Appeal - Standard of Review (SOR) - for SOR Errors!. Canada (Attorney General) v. Robinson
In Canada (Attorney General) v. Robinson (Fed CA, 2022) the Federal Court of Appeal cited case authority for the standard of review for standard of review errors:
 The first question before us is whether the judge adopted the correct standard of review; the second is whether he applied it correctly (Agraira v. Canada (Public Safety and Emergency Preparedness), 2013 SCC 36,  2 S.C.R. 559; Northern Regional Health Authority v. Horrocks, 2021 SCC 42, 462 D.L.R. (4th) 585 at para. 10). . Northern Regional Health Authority v. Horrocks
My favourite! - SOR for SORs ...!
In Northern Regional Health Authority v. Horrocks (SCC, 2021) the Supreme Court of Canada considers the 'standard of review' for 'standards of review', that is - what standard applies when the court below selects the wrong 'standard of review' [SS: it's correctness]:
 A reviewing judge’s selection and application of the standard of review is reviewable for correctness. This standard traces back to Agraira v. Canada (Public Safety and Emergency Preparedness), 2013 SCC 36,  2 S.C.R. 559, where LeBel J. explained:
The proper approach to this issue was set out by the Federal Court of Appeal in Telfer v. Canada Revenue Agency, 2009 FCA 23, 386 N.R. 212, at para. 18:This approach accords no deference to the reviewing judge’s application of the standard of review. Rather, the appellate court performs a de novo review of the administrative decision (D. J. M. Brown, with the assistance of D. Fairlie, Civil Appeals (loose-leaf), at §14:45).
Despite some earlier confusion, there is now ample authority for the proposition that, on an appeal from a decision disposing of an application for judicial review, the question for the appellate court to decide is simply whether the court below identified the appropriate standard of review and applied it correctly. The appellate court is not restricted to asking whether the first‑level court committed a palpable and overriding error in its application of the appropriate standard.In Merck Frosst Canada Ltd. v. Canada (Health), 2012 SCC 3,  1 S.C.R. 23, at para. 247, Deschamps J. aptly described this process as “‘step[ping] into the shoes’ of the lower court” such that the “appellate court’s focus is, in effect, on the administrative decision” (emphasis deleted).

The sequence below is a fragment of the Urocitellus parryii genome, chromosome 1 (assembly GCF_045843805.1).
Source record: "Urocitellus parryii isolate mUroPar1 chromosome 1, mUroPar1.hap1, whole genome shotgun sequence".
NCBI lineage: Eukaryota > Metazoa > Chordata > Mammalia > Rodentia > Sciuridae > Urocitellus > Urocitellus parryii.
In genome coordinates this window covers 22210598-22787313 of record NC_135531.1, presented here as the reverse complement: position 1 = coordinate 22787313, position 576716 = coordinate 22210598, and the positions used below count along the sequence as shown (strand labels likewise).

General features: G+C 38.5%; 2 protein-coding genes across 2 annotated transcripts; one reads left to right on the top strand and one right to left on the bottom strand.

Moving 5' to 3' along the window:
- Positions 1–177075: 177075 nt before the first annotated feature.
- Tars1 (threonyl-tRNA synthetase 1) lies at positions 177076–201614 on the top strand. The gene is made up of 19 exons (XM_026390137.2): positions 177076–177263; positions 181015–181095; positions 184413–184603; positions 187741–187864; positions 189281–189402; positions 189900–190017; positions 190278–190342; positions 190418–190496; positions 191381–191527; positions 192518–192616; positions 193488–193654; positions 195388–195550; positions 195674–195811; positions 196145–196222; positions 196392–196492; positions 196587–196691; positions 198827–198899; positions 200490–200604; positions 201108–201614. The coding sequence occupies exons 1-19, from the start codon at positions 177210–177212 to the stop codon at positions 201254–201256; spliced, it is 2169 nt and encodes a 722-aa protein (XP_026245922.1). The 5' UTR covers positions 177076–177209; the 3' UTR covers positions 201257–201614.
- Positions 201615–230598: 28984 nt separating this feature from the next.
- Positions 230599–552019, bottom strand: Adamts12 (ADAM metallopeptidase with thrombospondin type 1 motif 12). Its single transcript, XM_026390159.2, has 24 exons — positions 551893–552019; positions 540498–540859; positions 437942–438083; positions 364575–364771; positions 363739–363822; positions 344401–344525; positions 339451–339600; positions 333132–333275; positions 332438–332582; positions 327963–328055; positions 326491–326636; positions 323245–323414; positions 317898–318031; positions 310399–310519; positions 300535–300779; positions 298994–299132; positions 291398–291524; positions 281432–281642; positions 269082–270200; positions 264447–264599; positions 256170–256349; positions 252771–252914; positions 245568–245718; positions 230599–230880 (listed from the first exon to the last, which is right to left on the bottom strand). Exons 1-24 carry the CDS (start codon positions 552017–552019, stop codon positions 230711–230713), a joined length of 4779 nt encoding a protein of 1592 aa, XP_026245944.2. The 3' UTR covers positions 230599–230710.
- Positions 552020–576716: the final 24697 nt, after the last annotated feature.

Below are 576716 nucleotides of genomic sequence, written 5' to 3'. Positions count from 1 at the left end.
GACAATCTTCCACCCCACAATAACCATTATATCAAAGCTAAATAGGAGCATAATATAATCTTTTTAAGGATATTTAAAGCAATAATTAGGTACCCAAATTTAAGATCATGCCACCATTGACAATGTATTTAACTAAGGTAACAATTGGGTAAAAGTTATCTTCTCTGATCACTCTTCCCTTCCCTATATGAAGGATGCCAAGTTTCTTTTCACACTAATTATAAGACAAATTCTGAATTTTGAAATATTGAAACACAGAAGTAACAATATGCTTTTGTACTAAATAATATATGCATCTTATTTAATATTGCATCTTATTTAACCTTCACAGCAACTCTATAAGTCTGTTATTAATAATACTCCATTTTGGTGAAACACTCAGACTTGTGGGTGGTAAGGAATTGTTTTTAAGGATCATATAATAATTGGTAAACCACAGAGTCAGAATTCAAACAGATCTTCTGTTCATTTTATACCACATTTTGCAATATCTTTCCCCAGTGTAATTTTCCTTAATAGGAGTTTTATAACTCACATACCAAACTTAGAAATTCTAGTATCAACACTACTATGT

The issue for our consideration can thus be summarized as follows: Did the application judge choose the correct standard of review and apply it properly? [Text in brackets in original; paras. 45-47.]
 The approach to appellate review prescribed in Agraira is different than that set out in Housen v. Nikolaisen, 2002 SCC 33,  2 S.C.R. 235. Where Housen applies, the degree of deference accorded to the original decision‑maker depends on the type of error at issue: errors of law are reviewed on the correctness standard, while errors of fact and mixed fact and law attract the palpable and overriding error standard. The NRHA invites the Court to reconsider Agraira, saying that a de novo review of administrative decisions renders the first level of review a “necessary but feckless step in the judicial review of an administrative decision” (A.F., at para. 6). In its submission, no principled reason precludes applying the standards of review stated in Housen to an appeal from a judicial review decision.
 I would decline the invitation to reconsider Agraira, which is a recent decision of the Court and remains good law. Of course, there may be good reason to apply the Housen standard where a reviewing judge acts as a decision-maker of first instance (the Hon. J. M. Evans, “The Role of Appellate Courts in Administrative Law” (2007), 20 C.J.A.L.P. 1, at pp. 30-34; Brown, at §14:46; Syncrude Canada Ltd. v. Canada (Attorney General), 2016 FCA 160, 398 D.L.R. (4th) 91, at para. 29), but this does not provide a reason for applying Housen to the selection and application of the standard of review. In any event, however, this point makes no difference to NRHA’s appeal. As indicated, the adjudicator’s finding that she had jurisdiction is reviewable for correctness. And if the adjudicator was bound to correctly determine her own jurisdiction, it follows that the reviewing judge was also bound to apply the same standard in reviewing the adjudicator’s decision. Concluding otherwise would allow an incorrect determination of jurisdictional lines to stand, which would undermine the values of certainty and predictability that justified the application of the correctness standard in the first instance. Even under Housen, no deference would have been owed to the reviewing judge’s analysis.